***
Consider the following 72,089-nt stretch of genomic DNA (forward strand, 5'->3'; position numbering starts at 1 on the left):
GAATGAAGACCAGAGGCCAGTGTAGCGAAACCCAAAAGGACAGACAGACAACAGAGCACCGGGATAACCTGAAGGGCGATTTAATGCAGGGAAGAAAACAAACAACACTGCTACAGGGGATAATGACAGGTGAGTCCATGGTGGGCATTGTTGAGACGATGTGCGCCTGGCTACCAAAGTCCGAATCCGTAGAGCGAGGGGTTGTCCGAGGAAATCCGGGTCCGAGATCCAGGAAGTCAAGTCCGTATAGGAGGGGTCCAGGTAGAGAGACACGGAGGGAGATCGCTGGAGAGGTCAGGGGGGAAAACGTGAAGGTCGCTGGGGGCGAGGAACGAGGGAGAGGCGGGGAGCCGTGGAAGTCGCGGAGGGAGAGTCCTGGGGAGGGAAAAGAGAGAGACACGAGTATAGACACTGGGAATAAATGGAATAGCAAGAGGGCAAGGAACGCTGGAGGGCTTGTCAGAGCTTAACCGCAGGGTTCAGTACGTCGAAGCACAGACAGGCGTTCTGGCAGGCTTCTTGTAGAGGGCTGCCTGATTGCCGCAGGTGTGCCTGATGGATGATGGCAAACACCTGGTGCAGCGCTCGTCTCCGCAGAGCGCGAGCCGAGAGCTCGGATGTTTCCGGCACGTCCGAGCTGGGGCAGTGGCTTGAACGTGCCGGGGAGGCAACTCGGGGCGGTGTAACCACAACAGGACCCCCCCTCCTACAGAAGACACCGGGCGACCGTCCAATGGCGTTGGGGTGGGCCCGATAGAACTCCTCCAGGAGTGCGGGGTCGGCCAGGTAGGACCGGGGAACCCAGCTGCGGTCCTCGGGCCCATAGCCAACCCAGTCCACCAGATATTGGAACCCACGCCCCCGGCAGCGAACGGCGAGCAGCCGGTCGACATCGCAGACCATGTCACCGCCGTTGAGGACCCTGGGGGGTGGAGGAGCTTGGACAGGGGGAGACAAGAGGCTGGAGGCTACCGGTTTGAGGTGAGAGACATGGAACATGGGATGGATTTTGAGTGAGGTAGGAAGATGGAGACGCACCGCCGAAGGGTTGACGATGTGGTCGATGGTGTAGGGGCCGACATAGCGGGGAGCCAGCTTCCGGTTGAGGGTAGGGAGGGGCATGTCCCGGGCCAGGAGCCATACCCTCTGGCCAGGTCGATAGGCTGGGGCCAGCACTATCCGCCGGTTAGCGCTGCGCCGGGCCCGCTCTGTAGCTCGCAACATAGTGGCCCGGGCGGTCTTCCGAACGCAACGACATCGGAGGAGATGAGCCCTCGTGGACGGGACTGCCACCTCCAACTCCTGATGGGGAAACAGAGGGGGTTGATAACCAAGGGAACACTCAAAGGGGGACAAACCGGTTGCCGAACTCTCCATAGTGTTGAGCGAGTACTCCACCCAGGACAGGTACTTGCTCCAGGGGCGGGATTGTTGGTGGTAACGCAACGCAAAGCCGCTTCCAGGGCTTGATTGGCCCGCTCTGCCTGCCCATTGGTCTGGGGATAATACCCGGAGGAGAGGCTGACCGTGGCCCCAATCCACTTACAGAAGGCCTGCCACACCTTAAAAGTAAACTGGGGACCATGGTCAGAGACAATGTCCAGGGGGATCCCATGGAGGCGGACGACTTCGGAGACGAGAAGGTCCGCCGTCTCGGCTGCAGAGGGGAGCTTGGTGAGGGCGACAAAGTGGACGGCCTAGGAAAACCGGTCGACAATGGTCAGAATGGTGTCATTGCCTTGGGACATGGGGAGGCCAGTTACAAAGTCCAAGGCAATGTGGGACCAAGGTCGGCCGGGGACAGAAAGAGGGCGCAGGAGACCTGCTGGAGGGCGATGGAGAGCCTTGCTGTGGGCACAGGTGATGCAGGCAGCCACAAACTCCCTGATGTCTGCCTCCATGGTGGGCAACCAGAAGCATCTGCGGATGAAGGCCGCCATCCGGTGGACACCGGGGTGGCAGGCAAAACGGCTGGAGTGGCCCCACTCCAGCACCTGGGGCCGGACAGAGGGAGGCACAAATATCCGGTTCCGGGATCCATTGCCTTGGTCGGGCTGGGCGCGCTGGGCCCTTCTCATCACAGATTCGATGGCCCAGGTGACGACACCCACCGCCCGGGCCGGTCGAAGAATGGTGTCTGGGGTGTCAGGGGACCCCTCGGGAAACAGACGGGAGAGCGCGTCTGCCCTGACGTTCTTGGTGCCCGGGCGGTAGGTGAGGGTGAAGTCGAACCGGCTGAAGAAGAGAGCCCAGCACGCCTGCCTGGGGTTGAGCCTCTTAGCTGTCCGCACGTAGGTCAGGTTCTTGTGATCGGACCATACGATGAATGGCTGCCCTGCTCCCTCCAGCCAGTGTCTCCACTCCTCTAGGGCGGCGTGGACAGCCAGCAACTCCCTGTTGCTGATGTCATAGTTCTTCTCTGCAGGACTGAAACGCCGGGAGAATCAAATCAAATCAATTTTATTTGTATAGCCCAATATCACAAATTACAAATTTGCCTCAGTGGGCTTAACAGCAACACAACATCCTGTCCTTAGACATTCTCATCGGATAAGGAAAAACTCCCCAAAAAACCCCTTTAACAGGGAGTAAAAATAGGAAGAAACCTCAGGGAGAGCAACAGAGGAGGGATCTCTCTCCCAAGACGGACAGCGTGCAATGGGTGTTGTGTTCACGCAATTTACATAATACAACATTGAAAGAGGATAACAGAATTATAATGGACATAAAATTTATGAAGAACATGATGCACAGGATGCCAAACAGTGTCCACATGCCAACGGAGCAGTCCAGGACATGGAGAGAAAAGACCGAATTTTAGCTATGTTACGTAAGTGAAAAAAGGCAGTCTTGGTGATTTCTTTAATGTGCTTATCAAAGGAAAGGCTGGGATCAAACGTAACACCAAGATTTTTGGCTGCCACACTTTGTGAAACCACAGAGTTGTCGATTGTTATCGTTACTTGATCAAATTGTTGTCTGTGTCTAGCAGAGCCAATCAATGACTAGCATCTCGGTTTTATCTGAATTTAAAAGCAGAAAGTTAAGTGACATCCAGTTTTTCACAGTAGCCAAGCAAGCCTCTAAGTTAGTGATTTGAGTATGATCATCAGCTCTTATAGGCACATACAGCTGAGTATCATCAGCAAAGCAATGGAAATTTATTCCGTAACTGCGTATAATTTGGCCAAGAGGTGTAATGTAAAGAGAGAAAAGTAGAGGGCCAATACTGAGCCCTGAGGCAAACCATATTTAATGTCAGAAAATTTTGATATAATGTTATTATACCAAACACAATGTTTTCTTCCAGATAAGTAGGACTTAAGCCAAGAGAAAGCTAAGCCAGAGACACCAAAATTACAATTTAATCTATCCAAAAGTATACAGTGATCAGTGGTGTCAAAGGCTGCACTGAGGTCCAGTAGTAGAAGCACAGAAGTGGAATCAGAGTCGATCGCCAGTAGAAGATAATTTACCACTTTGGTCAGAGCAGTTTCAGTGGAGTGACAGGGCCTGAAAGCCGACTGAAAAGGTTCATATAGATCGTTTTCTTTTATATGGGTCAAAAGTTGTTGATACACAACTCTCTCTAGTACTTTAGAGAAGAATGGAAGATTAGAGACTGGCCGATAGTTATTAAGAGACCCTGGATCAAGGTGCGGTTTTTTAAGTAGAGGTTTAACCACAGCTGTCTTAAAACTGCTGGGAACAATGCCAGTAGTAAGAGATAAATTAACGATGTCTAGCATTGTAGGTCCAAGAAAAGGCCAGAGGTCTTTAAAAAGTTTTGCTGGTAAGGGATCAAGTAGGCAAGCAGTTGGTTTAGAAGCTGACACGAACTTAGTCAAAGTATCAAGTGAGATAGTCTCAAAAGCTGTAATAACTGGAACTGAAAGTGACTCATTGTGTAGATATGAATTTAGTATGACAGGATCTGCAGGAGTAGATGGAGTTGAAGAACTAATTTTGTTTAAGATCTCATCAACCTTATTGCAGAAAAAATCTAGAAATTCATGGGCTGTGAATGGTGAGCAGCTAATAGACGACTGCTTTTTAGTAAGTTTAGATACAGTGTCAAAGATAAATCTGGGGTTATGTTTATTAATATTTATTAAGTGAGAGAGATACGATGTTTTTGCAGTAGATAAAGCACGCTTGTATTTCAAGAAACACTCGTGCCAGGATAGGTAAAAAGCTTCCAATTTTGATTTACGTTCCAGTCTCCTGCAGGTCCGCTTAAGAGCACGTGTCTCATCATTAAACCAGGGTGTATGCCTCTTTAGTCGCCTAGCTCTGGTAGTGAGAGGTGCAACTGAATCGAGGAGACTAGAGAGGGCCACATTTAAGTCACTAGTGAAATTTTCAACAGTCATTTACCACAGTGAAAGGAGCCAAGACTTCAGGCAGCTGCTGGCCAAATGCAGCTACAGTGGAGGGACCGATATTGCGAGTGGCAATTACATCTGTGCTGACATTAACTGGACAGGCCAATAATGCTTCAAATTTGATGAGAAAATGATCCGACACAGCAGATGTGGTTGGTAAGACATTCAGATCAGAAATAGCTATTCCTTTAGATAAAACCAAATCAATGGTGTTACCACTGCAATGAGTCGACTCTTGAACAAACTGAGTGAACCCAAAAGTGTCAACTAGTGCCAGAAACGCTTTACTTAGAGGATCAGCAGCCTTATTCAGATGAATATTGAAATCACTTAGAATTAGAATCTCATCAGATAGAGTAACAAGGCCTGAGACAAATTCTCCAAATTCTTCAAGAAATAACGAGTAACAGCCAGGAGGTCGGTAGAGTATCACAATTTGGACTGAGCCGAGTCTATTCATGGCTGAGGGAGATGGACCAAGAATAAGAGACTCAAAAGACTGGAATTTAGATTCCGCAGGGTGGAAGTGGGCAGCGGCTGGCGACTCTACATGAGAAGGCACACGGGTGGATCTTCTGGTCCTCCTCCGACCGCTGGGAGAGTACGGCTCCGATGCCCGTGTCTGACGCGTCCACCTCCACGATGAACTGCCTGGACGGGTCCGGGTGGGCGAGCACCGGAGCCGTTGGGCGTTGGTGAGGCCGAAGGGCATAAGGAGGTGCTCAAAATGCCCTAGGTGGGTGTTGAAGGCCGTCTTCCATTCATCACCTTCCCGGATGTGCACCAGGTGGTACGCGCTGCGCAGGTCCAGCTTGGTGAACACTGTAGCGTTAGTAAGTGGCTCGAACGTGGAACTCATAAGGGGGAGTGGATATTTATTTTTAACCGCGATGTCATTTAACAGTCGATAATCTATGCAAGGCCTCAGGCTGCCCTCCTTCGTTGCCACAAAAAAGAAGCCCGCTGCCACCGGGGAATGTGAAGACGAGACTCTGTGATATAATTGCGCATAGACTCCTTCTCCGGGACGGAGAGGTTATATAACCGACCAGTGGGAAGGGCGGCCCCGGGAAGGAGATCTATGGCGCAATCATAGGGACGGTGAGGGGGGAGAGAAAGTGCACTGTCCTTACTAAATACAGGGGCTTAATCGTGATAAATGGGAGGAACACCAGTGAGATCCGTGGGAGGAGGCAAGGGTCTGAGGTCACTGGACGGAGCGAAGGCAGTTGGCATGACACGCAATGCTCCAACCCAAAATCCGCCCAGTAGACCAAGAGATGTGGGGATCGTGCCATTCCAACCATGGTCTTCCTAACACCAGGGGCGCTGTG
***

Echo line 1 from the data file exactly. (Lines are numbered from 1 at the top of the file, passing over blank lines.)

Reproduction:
Consider the following 72,089-nt stretch of genomic DNA (forward strand, 5'->3'; position numbering starts at 1 on the left):